Figures and Faces
CURATED BY PAUL FRANK MCCABE
A McCabe Pop Up Exhibition in New York
March 4th–27th, 2020
Preview: March 3rd, 2020, 6-8PM
522 West 19th Street
New York, NY 10011
Artists: Barry X Ball, Georg Baselitz, Jean-Michel Basquiat, Duane Hanson, Kendell Geers, Robert Mapplethorpe, Nicolas Party, Cindy Sherman, Laurie Simmons, Billy Sullivan and Andy Warhol
Please see here a list of the works featured in the exhibition, including details and prices.
The paintings, photographs, collages, drawings, prints and sculptures brought together in “Figures and Faces” are alternately beatific, grotesque, primitive, refined, famous and ordinary. Representing a cross-section of contemporary figurative art, this exhibition features roughly a dozen works by a multinational and multigenerational group of artists ranging from twentieth century masters such as Andy Warhol and Jean-Michel Basquiat to rising art stars like Nicolas Party. With a scope as wide ranging as the human subjects it showcases, this exhibition highlights a common compulsion to represent the physical and psychological wonders of humanity.
Populating the gallery with an intriguing cast of characters, “Figures and Faces” sets the stage for debates about style, content, context and critique in figurative art. Considered individually, works like Warhol’s high-contrast silkscreen of film legend Marilyn Monroe (One Red Marilyn (Reversal), 1979-1986), Duane Hanson’s life-size hyper-realistic sculpture of an average woman (Kim, 1994), Kendell Geers’s found wooden sculpture mummy-wrapped in tape (Twilight of the Idols 1720, 2016), Laurie Simmons’s photograph of a life-size custom-ordered “love doll” (The Love Doll / Day 29 (Nude with Dog), 2011) and Barry X Ball’s veiled bust carved from translucent white onyx (Purity, 2008-2017) are aesthetically incongruous. Shown together, however, these contrasting artworks become fodder for a holistic discussion about idolatry. The juxtaposition of these works raises important questions about beauty ideals, religious worship, cultural appropriation, mass media, sexuality, and modesty in contemporary portraiture.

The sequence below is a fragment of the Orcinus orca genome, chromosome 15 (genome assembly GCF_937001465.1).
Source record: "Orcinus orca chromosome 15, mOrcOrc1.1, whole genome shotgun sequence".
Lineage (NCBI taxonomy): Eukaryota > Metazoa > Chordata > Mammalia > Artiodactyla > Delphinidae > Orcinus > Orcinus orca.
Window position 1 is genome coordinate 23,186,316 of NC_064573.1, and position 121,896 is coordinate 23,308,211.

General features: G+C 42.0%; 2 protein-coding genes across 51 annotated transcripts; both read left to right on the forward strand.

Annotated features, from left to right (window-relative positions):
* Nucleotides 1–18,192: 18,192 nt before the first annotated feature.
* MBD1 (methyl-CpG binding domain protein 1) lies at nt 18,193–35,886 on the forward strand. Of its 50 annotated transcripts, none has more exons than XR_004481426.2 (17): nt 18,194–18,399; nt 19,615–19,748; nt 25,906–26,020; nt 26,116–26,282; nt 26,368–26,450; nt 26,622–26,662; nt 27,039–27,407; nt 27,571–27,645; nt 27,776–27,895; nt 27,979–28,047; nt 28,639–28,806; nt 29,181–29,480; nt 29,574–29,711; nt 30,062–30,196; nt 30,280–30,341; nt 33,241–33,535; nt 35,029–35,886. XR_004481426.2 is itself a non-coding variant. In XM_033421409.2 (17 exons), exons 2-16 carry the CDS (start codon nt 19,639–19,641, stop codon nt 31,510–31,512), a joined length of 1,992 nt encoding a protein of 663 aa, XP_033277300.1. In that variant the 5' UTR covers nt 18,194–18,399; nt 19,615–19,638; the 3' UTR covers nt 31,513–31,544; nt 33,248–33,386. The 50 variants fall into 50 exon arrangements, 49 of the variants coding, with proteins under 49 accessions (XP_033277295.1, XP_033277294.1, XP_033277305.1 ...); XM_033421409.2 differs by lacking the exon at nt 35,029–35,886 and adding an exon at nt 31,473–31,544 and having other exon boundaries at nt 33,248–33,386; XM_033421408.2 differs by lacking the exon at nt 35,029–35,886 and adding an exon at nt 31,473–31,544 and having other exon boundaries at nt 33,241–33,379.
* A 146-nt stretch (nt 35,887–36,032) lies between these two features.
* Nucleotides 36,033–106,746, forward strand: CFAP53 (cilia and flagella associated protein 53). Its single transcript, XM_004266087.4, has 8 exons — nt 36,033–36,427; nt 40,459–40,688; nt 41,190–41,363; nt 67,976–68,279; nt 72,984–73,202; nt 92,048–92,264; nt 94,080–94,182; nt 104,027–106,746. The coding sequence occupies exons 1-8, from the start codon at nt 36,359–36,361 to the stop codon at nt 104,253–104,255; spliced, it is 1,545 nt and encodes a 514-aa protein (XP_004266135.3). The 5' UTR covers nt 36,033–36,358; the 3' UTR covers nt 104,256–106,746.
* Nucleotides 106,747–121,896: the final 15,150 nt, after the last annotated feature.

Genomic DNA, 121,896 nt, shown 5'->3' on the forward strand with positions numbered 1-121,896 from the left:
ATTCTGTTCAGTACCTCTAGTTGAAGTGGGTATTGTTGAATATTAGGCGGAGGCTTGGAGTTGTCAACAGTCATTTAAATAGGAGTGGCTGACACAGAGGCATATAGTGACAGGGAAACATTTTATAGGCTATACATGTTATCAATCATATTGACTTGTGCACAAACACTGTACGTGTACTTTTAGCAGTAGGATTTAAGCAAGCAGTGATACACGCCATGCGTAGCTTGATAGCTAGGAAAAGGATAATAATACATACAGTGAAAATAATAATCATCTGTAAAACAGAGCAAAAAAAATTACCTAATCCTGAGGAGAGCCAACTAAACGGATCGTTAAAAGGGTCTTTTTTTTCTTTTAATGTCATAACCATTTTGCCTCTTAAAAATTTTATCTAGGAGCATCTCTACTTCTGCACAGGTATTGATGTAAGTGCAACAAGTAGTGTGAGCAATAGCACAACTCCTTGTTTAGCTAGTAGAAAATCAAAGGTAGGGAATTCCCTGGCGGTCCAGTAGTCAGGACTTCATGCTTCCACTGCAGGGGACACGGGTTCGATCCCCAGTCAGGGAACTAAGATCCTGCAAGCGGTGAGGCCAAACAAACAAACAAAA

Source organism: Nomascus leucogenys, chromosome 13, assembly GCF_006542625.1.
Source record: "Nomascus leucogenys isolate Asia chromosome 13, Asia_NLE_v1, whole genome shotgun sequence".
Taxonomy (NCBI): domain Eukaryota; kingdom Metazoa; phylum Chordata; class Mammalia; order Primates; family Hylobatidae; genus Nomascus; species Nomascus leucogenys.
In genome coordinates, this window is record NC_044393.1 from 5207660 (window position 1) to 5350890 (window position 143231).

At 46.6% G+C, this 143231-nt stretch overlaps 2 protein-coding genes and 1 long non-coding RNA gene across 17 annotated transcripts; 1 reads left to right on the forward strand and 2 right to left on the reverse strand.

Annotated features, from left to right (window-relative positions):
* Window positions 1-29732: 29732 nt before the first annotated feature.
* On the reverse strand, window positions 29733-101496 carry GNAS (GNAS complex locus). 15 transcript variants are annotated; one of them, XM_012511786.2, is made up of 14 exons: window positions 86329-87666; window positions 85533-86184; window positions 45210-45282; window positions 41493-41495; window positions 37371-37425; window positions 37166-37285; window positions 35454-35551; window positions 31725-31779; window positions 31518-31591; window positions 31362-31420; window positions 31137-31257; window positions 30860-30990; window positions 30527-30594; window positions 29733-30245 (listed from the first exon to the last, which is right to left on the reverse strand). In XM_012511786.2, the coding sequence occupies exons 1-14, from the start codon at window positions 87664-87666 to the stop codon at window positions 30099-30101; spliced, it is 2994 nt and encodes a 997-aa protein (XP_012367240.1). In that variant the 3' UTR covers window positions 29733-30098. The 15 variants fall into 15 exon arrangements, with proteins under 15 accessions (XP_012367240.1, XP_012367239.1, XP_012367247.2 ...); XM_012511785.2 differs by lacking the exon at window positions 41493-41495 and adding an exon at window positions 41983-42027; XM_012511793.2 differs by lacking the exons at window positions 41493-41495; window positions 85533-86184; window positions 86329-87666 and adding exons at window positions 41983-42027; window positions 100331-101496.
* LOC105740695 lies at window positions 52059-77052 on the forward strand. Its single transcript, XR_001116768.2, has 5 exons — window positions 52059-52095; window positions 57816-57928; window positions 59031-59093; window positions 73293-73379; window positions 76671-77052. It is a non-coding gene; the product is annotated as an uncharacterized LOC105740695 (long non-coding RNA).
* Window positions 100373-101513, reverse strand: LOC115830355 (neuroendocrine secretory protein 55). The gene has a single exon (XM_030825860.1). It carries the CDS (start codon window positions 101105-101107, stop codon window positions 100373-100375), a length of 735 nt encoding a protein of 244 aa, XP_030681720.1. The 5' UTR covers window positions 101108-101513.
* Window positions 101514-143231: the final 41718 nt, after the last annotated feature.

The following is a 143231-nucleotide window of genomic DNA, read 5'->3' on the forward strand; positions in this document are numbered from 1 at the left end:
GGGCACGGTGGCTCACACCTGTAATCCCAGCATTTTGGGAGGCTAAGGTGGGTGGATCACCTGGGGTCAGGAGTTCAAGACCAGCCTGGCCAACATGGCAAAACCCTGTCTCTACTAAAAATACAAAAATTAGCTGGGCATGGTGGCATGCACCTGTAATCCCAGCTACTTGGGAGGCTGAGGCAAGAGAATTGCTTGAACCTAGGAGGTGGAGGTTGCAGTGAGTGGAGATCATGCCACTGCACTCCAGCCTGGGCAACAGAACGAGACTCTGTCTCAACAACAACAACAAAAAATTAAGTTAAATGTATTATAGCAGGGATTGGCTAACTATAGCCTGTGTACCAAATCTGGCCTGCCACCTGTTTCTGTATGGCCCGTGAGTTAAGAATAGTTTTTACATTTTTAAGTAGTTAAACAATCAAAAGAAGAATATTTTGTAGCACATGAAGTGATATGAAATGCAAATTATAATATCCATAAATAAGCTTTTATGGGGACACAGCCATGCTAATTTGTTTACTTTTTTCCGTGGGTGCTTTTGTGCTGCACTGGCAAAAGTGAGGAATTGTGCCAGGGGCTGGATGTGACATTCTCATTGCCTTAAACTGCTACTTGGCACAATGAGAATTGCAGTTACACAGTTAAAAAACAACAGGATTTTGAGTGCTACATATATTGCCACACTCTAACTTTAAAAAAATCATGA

Elsewhere in the exhibition, stylistically clashing paintings and drawings evoke a wide array of expressions (and are sure to elicit equally diverse emotional responses.) The blue-eyed woman in Party’s pastel (Pink Portrait, 2008) appears saintly and ethereal, while Georg Baselitz’s signature upside-down figure (Sechs Schone, Vier Hässliche Porträts: Hässliches Porträt 1, 1987) is rage and fear incarnate complete with a gaping mouth and blood-red eyes. Alternatively, Billy Sullivan’s Rachel, 2010, represents a private moment from the artist’s personal life. The reclined model in this painted snapshot manages to feel both familiar and mysterious.
Diversity within the important subgenre of self-portraiture is briefly explored with photographs by Cindy Sherman and Robert Mapplethorpe shown in the company of mixed media works by Basquiat. Whereas Sherman masterfully assumes otherness (and thus thwarts the conventions of self-portraiture) in Untitled Film Still #83, 1990, and Untitled, 2016-2018, Mapplethorpe greats the viewer alongside one of his favorite models looking as confident and cool as a rock-star (Lisa Lyon and Robert Mapplethorpe, 1982.) Basquiat’s work, meanwhile, represents a self-conscious introspective view. His intuitive naive-style drawings and collages (Untitled, 1982, and Untitled (Nitrogen Oxygen), 1980–85) visualize the artist’s own tormented psyche.
Presenting but a small sample of recent representations of humanity, “Figures and Faces” underscores the relevance—urgency even—of portraiture in the twenty-first century. Collectively, the works presented here are meant to create a foil to the daily barrage of news-media images and social network feeds that endanger our sense of individuality and reduce the rich and diverse human condition to pixels and mimes.
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